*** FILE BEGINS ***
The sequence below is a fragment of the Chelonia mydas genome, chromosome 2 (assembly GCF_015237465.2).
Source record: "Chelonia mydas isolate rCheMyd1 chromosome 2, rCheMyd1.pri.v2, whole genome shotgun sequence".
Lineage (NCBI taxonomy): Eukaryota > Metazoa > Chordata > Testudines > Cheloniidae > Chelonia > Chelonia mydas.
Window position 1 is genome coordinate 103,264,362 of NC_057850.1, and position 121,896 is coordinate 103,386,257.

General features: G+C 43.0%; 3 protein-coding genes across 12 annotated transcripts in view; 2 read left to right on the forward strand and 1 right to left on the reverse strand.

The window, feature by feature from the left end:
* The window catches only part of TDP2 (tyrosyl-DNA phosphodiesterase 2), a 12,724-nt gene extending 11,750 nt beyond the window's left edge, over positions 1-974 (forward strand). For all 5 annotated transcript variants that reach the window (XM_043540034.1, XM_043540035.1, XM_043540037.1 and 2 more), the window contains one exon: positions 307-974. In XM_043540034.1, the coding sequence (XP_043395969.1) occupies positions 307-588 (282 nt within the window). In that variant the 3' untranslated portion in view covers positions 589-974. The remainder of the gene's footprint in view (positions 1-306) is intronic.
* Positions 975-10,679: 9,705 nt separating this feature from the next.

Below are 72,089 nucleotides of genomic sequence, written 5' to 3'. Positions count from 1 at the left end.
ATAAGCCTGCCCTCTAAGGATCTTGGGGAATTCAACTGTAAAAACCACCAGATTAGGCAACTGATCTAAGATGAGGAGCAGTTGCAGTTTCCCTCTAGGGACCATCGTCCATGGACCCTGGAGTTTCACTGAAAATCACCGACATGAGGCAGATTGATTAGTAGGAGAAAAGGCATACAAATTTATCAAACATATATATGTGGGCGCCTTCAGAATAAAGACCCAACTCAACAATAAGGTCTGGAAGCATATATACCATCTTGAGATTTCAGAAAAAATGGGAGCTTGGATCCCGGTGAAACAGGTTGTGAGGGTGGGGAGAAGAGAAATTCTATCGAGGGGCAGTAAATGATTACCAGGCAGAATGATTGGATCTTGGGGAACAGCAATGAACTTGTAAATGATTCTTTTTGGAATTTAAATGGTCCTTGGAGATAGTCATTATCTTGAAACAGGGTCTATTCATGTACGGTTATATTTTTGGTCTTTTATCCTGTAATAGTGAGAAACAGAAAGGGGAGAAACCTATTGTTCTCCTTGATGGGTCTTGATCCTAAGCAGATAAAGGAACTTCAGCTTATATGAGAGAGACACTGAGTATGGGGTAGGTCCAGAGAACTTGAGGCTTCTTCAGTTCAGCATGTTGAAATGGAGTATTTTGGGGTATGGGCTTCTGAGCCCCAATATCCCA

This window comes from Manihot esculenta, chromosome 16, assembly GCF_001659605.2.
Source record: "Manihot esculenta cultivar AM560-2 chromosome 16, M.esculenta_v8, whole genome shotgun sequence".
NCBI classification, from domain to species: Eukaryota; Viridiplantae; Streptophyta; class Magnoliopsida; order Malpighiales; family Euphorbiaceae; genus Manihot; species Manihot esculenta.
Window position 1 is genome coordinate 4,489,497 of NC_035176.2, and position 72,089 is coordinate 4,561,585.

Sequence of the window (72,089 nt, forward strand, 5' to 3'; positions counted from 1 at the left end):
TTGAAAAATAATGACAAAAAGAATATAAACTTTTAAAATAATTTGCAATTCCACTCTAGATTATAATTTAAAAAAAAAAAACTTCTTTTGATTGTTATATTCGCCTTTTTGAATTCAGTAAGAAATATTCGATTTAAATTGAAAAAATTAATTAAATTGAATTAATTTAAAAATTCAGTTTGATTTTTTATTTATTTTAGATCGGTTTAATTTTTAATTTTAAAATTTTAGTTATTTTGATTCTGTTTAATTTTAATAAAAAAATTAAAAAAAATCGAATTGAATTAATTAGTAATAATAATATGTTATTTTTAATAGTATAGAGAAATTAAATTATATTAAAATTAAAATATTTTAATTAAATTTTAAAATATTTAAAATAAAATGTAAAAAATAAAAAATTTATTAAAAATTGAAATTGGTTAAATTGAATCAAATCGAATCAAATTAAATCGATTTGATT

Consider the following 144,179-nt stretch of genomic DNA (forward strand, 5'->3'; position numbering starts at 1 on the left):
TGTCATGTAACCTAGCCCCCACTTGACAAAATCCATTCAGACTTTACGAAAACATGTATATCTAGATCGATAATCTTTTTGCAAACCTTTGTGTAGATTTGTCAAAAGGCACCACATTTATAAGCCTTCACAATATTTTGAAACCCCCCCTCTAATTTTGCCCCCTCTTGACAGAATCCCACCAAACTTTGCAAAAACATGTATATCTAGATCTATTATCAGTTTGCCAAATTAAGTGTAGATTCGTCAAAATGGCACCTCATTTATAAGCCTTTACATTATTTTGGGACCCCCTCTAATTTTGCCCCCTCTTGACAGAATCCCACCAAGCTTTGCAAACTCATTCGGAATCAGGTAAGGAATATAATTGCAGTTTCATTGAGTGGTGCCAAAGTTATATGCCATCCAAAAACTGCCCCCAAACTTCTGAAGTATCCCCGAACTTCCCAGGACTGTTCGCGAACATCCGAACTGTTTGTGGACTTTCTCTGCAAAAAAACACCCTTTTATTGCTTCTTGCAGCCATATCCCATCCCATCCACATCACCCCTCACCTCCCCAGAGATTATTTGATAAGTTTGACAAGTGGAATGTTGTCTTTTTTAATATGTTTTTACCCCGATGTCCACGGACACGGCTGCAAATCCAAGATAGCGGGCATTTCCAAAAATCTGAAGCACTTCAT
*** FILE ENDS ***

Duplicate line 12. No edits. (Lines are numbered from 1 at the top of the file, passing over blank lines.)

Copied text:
Source record: "Manihot esculenta cultivar AM560-2 chromosome 16, M.esculenta_v8, whole genome shotgun sequence".